Doing this makes space in your head for your unconscious to speak. And that’s necessary, because the unconscious is where inspiration comes from. That’s where ritual should come from–not from someone else’s “Book of Shadows”. As you do this, you’ll notice that words and images will arise seemingly from nowhere. These are not failures in your practice; they are not your talking self. They are expressions of your unconscious, and some of them are worth paying attention to.

From the practice of listening, your unconscious will suggest to you words, music, images, stories, physical gestures, and so on. These will have a “resonance”, meaning they feel especially meaningful. Note, the inspiration for your ritual may not come in the actual moment when you’re actively practicing listening. It may come to you at 4 p.m. on some idle Tuesday. But practicing listening opens up the mental space for your unconscious to speak to you. And if you are also making a practice of listening to the more-than-human world, then it will come, not just from your own mind, but from the place where the more-than-human world and your deep self intersect.

In the next part, I’ll share how to create a ritual with the inspiration you have received from this practice of listening deeply.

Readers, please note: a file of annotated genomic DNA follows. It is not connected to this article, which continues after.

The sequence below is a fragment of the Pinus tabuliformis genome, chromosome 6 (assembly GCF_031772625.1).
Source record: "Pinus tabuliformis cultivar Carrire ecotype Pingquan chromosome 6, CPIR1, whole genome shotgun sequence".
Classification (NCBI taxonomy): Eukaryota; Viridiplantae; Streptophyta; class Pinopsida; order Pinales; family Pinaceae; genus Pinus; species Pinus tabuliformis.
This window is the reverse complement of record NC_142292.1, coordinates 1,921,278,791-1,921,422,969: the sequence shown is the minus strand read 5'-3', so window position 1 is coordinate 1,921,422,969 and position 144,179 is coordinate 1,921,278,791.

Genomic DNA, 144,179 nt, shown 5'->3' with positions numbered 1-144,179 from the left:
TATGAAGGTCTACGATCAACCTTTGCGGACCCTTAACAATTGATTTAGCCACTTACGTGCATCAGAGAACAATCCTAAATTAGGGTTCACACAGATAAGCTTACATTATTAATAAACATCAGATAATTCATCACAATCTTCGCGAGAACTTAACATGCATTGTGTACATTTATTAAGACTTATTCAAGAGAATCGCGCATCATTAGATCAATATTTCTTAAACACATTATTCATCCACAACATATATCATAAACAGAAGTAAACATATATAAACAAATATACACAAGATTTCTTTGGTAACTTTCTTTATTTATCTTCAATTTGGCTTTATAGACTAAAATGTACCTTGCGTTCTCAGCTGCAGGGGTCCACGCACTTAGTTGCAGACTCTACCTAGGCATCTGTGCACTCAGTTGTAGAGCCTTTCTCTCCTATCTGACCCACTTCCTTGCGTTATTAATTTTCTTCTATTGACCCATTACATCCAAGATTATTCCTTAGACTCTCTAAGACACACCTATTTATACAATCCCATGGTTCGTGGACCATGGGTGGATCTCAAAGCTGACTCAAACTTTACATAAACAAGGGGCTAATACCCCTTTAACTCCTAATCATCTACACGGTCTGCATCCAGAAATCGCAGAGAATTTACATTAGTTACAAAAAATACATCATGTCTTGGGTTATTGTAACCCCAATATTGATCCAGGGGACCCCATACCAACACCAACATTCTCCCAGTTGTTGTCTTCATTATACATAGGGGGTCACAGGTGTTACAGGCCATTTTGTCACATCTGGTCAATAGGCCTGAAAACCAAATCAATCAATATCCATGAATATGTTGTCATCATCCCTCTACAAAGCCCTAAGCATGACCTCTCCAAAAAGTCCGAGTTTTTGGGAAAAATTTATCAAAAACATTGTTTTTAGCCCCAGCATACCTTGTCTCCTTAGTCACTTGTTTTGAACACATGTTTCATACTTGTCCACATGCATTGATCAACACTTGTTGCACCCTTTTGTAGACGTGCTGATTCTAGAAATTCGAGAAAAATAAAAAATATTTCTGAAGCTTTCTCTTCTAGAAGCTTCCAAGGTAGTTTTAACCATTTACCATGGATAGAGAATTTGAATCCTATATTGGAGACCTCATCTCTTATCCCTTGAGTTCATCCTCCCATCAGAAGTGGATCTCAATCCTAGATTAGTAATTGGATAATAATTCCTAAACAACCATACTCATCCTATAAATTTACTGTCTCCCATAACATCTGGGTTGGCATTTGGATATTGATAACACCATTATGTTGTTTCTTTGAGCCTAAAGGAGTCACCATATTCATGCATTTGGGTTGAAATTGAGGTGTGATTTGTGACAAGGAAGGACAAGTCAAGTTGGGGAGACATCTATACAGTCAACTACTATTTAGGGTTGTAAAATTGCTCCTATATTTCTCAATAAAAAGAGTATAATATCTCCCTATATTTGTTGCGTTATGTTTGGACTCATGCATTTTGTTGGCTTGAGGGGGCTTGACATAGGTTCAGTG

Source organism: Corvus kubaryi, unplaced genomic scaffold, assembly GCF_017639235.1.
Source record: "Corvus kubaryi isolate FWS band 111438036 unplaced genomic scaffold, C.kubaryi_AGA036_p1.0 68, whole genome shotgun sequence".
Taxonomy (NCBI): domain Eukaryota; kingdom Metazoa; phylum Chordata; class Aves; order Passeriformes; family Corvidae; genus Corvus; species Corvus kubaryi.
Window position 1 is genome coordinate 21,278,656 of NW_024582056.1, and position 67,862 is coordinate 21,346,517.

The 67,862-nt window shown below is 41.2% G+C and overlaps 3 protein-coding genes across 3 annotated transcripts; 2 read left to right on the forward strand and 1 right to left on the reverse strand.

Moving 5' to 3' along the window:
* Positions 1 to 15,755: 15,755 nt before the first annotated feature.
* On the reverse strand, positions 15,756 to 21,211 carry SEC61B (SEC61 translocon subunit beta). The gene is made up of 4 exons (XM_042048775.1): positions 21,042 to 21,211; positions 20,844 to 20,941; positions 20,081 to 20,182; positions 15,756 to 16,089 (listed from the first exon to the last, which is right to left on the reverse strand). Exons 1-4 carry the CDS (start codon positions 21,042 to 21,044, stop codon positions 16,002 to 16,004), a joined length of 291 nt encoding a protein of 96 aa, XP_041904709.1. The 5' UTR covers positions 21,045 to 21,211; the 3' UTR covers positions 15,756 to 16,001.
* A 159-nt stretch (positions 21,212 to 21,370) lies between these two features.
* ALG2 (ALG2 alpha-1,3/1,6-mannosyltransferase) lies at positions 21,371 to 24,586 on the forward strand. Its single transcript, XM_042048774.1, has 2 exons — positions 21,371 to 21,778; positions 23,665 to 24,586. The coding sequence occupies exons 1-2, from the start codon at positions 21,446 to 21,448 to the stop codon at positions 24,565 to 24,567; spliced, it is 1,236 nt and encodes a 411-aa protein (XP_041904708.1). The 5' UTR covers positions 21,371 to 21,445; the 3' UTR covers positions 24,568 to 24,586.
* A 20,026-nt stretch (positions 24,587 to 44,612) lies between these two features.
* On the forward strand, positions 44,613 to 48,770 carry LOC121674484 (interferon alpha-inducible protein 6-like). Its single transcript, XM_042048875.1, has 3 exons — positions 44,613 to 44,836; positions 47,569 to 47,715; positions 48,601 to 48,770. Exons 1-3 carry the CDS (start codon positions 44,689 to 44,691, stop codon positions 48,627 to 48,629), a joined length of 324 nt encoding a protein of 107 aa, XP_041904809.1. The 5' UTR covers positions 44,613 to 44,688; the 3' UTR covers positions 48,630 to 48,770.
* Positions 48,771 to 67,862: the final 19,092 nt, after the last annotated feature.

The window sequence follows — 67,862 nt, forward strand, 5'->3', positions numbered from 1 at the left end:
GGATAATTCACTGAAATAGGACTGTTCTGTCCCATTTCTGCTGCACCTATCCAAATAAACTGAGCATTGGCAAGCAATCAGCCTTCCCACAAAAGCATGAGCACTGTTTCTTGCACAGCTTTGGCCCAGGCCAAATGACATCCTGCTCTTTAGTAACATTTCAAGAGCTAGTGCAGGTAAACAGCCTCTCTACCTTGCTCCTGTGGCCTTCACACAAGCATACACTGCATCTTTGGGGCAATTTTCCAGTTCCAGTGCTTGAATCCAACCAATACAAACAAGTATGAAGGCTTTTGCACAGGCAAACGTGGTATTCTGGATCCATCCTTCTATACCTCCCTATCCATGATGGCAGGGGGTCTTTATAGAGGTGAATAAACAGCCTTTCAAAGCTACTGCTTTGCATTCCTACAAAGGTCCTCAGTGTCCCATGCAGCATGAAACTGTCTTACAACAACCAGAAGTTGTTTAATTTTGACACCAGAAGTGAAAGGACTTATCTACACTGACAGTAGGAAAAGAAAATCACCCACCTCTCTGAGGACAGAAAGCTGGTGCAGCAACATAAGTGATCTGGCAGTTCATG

* I previously observed here that these three kinds of listening correspond to the “Three Kindreds” of ADF Druidry: gods (the unconscious self), spirits of nature (other-than-human nature), and ancestors (your body). But that’s one of those Pagan “extras” that I’m trying to pare away in this series.


John Halstead is a native of the southern Laurentian bioregion and lives in Northwest Indiana, near Chicago. He is one of the founders of 350 Indiana-Calumet, which worked to organize resistance to the fossil fuel industry in the Region. John was the principal facilitator of “A Pagan Community Statement on the Environment”. He strives to live up to the challenge posed by the statement through his writing and activism. John has written for numerous online platforms, including PatheosHuffington PostPrayWithYourFeet.orgGods & Radicals, now A Beautiful Resistance. He is Editor-at-Large of John also edited the anthology, Godless Paganism: Voices of Non-Theistic Pagans. He is also a Shaper of the Earthseed community which can be found at